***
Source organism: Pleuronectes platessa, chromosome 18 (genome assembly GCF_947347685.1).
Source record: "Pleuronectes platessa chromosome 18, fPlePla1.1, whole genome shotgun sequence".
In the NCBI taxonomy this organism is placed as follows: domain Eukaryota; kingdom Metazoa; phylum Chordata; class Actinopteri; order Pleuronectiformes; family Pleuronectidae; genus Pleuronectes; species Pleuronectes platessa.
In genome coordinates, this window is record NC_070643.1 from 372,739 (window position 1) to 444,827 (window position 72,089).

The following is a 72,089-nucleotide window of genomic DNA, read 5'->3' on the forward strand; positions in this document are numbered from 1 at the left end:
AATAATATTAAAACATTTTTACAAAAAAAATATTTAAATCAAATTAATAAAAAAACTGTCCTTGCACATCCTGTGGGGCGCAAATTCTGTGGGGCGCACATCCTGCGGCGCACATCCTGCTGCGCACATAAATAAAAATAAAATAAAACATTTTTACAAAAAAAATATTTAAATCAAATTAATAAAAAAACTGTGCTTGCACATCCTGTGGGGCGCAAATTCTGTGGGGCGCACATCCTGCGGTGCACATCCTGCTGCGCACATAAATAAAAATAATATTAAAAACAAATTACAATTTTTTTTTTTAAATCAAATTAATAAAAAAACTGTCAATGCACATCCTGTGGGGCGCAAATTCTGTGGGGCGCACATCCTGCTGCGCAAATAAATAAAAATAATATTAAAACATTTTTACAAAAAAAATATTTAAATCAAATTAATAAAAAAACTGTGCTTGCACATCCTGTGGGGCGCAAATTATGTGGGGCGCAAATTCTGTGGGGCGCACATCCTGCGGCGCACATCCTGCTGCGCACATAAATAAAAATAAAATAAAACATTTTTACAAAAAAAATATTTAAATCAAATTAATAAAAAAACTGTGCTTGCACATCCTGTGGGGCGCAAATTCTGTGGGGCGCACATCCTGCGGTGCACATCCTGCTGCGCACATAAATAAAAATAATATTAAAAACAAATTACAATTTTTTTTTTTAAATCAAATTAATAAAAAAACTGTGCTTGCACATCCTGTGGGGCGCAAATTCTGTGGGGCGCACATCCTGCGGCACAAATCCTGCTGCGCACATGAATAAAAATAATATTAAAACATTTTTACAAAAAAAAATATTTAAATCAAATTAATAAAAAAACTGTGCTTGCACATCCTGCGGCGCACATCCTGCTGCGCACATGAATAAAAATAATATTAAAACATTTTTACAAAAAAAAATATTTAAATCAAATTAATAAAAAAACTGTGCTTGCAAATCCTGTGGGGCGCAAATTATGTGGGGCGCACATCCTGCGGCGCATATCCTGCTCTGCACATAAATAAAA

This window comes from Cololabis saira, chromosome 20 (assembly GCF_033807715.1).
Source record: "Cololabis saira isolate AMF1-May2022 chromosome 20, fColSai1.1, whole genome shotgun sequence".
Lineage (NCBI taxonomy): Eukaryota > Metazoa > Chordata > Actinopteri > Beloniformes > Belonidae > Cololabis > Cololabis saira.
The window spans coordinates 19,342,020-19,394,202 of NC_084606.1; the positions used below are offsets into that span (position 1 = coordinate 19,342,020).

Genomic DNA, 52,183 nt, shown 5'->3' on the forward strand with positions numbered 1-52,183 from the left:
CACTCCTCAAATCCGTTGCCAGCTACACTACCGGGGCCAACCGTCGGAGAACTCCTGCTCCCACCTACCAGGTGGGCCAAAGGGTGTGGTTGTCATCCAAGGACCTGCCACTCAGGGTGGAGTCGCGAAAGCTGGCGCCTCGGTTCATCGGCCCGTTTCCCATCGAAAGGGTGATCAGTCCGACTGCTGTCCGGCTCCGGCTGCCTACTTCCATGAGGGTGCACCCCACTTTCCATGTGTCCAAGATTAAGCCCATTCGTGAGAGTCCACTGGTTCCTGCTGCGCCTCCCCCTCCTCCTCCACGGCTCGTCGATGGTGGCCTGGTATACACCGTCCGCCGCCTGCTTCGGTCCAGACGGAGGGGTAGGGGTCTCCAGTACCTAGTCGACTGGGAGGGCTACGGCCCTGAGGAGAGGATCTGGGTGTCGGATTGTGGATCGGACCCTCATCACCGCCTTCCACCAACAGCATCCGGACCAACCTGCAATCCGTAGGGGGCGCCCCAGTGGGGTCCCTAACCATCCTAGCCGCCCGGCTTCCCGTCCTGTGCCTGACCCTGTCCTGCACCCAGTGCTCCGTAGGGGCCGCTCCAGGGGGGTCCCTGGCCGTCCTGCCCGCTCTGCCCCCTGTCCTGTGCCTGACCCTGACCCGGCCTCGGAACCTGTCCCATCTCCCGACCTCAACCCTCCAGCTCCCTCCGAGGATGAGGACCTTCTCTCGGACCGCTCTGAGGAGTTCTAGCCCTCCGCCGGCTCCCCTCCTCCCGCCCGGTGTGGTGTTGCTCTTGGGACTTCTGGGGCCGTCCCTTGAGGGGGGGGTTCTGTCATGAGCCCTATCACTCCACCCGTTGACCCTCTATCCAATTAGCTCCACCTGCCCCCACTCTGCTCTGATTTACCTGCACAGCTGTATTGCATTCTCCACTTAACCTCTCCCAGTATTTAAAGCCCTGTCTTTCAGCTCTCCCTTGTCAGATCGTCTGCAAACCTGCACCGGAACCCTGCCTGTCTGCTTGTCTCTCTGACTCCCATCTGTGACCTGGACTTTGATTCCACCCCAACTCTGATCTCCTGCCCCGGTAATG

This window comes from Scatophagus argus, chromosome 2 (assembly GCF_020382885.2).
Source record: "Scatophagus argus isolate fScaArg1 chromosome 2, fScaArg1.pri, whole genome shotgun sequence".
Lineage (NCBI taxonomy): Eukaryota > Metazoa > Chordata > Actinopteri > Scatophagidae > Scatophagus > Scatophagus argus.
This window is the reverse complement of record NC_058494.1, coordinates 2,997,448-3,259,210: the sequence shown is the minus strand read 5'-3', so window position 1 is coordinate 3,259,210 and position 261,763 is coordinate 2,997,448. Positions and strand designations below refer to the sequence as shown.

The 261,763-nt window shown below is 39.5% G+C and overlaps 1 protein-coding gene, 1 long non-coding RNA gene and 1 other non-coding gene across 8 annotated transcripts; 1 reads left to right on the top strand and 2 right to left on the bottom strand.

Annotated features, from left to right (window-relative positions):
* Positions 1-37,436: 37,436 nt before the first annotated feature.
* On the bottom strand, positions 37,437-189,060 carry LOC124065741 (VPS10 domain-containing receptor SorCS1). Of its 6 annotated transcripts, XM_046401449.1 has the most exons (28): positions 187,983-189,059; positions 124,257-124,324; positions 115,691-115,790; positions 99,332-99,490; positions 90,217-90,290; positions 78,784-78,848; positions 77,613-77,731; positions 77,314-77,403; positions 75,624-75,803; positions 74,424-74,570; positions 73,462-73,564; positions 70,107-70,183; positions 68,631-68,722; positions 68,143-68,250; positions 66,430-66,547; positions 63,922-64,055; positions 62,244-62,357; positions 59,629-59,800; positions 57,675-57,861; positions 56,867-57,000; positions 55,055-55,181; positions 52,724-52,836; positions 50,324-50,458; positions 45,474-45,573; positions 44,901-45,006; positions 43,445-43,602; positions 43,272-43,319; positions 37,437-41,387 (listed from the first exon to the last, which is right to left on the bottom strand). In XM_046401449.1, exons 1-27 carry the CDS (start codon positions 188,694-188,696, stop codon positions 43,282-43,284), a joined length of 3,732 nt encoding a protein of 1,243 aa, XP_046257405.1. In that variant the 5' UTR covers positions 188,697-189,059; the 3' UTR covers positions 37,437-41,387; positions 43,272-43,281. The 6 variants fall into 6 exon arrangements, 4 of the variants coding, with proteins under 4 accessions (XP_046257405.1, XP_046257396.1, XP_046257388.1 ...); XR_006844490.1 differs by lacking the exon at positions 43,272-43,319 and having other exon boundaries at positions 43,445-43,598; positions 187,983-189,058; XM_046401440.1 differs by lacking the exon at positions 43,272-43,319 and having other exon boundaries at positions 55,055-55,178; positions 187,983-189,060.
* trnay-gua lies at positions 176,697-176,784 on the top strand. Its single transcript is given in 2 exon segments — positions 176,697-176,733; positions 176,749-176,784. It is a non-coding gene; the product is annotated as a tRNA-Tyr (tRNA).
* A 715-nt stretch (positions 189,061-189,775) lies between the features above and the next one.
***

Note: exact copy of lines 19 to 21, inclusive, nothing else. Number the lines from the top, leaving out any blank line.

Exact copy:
* Positions 1-37,436: 37,436 nt before the first annotated feature.
* On the bottom strand, positions 37,437-189,060 carry LOC124065741 (VPS10 domain-containing receptor SorCS1). Of its 6 annotated transcripts, XM_046401449.1 has the most exons (28): positions 187,983-189,059; positions 124,257-124,324; positions 115,691-115,790; positions 99,332-99,490; positions 90,217-90,290; positions 78,784-78,848; positions 77,613-77,731; positions 77,314-77,403; positions 75,624-75,803; positions 74,424-74,570; positions 73,462-73,564; positions 70,107-70,183; positions 68,631-68,722; positions 68,143-68,250; positions 66,430-66,547; positions 63,922-64,055; positions 62,244-62,357; positions 59,629-59,800; positions 57,675-57,861; positions 56,867-57,000; positions 55,055-55,181; positions 52,724-52,836; positions 50,324-50,458; positions 45,474-45,573; positions 44,901-45,006; positions 43,445-43,602; positions 43,272-43,319; positions 37,437-41,387 (listed from the first exon to the last, which is right to left on the bottom strand). In XM_046401449.1, exons 1-27 carry the CDS (start codon positions 188,694-188,696, stop codon positions 43,282-43,284), a joined length of 3,732 nt encoding a protein of 1,243 aa, XP_046257405.1. In that variant the 5' UTR covers positions 188,697-189,059; the 3' UTR covers positions 37,437-41,387; positions 43,272-43,281. The 6 variants fall into 6 exon arrangements, 4 of the variants coding, with proteins under 4 accessions (XP_046257405.1, XP_046257396.1, XP_046257388.1 ...); XR_006844490.1 differs by lacking the exon at positions 43,272-43,319 and having other exon boundaries at positions 43,445-43,598; positions 187,983-189,058; XM_046401440.1 differs by lacking the exon at positions 43,272-43,319 and having other exon boundaries at positions 55,055-55,178; positions 187,983-189,060.
* trnay-gua lies at positions 176,697-176,784 on the top strand. Its single transcript is given in 2 exon segments — positions 176,697-176,733; positions 176,749-176,784. It is a non-coding gene; the product is annotated as a tRNA-Tyr (tRNA).